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  1. Clinical presentation (men vs women, clinical story and progression)
    • Men: 1st MTP joint involvement
    • Women: knee presentation more common than foot presentation
    • Can affect any joint in the feet, around the tendons, and less commonly in the knee
    • Clinical story: acute onset of excruciating pain and swelling, often assc. with redness, affects a single joint at a time, lasting for a few days to a week before settling
    • Progression: intermittent flares, untreated symptoms occur more frequently and don't get completely symptom free periods, but severity of flares decreases
    • Initially self-limiting resolving problem
    • Usually mon-articular presentation
    • Hospital in-patients (esp those with CRF) may be poly-articular
  2. Prevalence, M:F ratio
    • Prevalence: 1% of population
    • M>F
    • Affects 1st MTP joint first in 50% of cases
  3. Examination findings
    • Neutrophil driven inflammatory process in the joint: 
    • low grade pyrexia
    • tophi (in chronic untreated gout)
    • Erythema
    • swelling
    • tenderness
  4. Differential Diagnosis
    • septic arthritis
    • Gout
    • pseudogout
  5. Purine Metabolism
    • Nucleic acid --> purine nucleotides --> hypoxanthine --> xanthine --> uric acid (excreted by kidney)
    • First 2 conversions catalysed by HGPT

    • HGPT: hypoxanthine-guanine thosphoylbosyltransferase
    • Uricase: an unsyme that makes uric acid more soluble, but does not exist in humans
    • Uric acid: must be excreted through kidneys in DCT
  6. Lesch-Nyham Syndrome
    • Paediatric syndrome caused by mutation in HGPT 
    • Associated with hyperuricaemia
  7. Normal uric acid levels:
    • ~214 µmol/L – 450 µmol/L 
    • already at the supersaturaed levels in the serum
    • thus an increase above normal levels, uric acid will crystalise out, particularly in joints
  8. Risk Factors: Causes of Increased Uric Acid Syntehsis
    • Purine rich foods: alchoholic drinks (esp beer), seafood (anchovies, sardines, herring), offal, legumes (dried beans), meat extracts (gravy), vegetables (mushrooms, spinach, asparagus, cauliflower)
    • Genetic predisposition: Lesch-Nyhan Syndrome
    • Increased cellular production: fructose (induces cellular production of purines), malignancy, psoriasis, lymphoproliferative disorders
  9. Risk Factors: Causes of Decreased Renal Uric Acid Extretion
    • Renal disease
    • Genetic predisposition: URAT1 genetic pleomorphism (in PCT) e.g. Maori population in NZ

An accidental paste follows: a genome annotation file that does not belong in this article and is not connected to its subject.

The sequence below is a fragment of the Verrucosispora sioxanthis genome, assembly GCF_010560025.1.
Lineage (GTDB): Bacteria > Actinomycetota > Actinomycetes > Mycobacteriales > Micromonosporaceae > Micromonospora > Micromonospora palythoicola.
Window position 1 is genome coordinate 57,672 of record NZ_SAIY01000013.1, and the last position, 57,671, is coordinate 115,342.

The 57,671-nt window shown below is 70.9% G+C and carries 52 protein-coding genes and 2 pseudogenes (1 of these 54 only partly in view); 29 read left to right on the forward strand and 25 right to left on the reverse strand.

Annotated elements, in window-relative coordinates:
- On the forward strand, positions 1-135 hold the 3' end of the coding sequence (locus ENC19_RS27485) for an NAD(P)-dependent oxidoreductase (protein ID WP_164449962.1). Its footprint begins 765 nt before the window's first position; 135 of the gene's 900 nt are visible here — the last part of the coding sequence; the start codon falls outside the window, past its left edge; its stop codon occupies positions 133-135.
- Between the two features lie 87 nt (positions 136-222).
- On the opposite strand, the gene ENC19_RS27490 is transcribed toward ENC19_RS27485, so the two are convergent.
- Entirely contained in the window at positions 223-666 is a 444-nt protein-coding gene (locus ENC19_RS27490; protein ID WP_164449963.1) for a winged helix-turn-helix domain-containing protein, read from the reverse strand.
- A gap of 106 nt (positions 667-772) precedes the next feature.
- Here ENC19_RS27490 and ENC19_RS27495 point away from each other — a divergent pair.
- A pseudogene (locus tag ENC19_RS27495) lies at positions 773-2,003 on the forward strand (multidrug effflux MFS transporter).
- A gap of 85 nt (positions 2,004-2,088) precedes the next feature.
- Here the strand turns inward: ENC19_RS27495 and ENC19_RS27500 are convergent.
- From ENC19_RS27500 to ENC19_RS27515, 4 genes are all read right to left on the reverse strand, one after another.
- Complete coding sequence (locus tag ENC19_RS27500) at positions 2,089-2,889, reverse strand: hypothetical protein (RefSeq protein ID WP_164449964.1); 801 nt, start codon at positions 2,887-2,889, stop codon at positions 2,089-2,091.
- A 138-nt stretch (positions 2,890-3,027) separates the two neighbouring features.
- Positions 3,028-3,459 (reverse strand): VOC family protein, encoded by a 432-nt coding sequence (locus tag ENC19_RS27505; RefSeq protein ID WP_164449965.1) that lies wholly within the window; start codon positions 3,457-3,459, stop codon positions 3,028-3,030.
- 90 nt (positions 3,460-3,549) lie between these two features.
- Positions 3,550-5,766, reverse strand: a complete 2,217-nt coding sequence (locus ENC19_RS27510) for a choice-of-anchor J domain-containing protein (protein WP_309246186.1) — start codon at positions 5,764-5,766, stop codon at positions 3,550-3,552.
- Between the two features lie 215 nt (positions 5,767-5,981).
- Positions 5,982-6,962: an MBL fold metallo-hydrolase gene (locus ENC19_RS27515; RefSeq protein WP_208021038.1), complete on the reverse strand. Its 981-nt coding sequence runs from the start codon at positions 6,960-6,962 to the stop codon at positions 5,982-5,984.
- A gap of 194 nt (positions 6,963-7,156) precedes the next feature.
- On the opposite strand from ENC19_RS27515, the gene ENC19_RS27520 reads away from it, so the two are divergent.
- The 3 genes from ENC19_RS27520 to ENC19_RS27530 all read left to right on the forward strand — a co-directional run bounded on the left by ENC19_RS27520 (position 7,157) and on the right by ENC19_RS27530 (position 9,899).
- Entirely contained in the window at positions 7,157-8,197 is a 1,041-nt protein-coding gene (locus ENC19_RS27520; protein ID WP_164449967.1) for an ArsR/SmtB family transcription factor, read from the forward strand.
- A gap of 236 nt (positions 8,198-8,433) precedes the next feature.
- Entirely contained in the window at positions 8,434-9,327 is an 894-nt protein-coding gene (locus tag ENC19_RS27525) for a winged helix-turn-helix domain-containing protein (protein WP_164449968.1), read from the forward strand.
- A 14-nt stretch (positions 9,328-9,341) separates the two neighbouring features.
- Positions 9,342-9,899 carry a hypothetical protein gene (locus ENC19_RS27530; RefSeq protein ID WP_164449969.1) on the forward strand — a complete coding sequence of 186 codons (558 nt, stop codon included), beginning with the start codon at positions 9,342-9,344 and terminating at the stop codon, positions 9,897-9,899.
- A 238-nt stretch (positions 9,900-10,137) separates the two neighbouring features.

• Insulin resistance/TIIDM - most important factor in current population - high levels of insulin inhibit ability of URAT1 to excrete uric acid (management is very similar, calorie restriction and weight reduction)
    • Drugs: thiazed diueretics (bendrofluemethiazide), loop diuretics (furosemide), ciclosporin, low dose aspirin
    • Lead toxicity
  10. Pathogenesis of acute attack and triggers
    • Disease is asymptomatic until a trigger causes release of uric acid crystals into the synovial fluid. 
    • The innate immune system recognises the crystals and triggers an acute neutrophilic inflammatory response 
    • Leads to an acute attack (redness, swelling, excruciating pain
    • Triggers: intercurrent infection, acute increase in serum uric acid (e.g. binge drinking, dehydration), acute decreased in serum uric acid (e.g. abstinence, treatment), local trauma
  11. Investigations and possible findings
    • FBC: neutrophil leucocytosis (even more elevated if septic)
    • Renal function: high creatinine (RF for developing gout)
    • Uric acid: may be normal - levels can drop during an acute episode i.e. normal doesn't exclude gout
    • CRP/ESR: both will be high
    • Blood cultures: negative (important)
    • Xray: usually
    • Synovial fluid analysis: very important 
    • Polarised light microscopy: very important
  12. Polarised Light Microscopy
    • Do not memorise which colour for which direction etc
    • Remember: needle shaped crystals, blue to yellow discolouration depending on the direction of the filter
  13. Synovial fluid analysis: Normal, crystal synovitis, septic arthritis
    • Normal: viscous, star, clear, o or low WCC
    • Crystal: low viscosity, straw/opalescent, transucent, WCC + or ++
    • Septic: runny, greenish, opaque, WCC +++
  14. Treatment (matchbox analogy)
    • Matchbox analogy: gout is like having a box of matches inside the joint - if one of them goes up, then all of the matches go up. Thus need different strategies to treat it
    • 1. Acute attacks: i.e. a fire extinguisher, NSAIDs, local steroid infections, oral steroids
    • 2. Prophylaxis: i.e. water to make harder to light - Colchicine 2-3x per day - interferes with neutrophil microtubule formation (makes it more difficult to become activated)
    • 3. Uric acid reduction: if you can decrease the levels, the crystals are progressively reaborbed
    • Education: weight loss, lower calorie intake, lower intake of purine rich foods (esp alochol), treatment modifications (e.g. switch from thiazides to ACEi) NB: can risk a flare up by decreasing levels
    • Allopurinol (1st line)/Febuxostat (2nd line): xanthine oxidase inhibitors
Card Set:
2014-02-15 21:24:51
NRO grout crystal arthropoathy
Gout - flashcards from podcast
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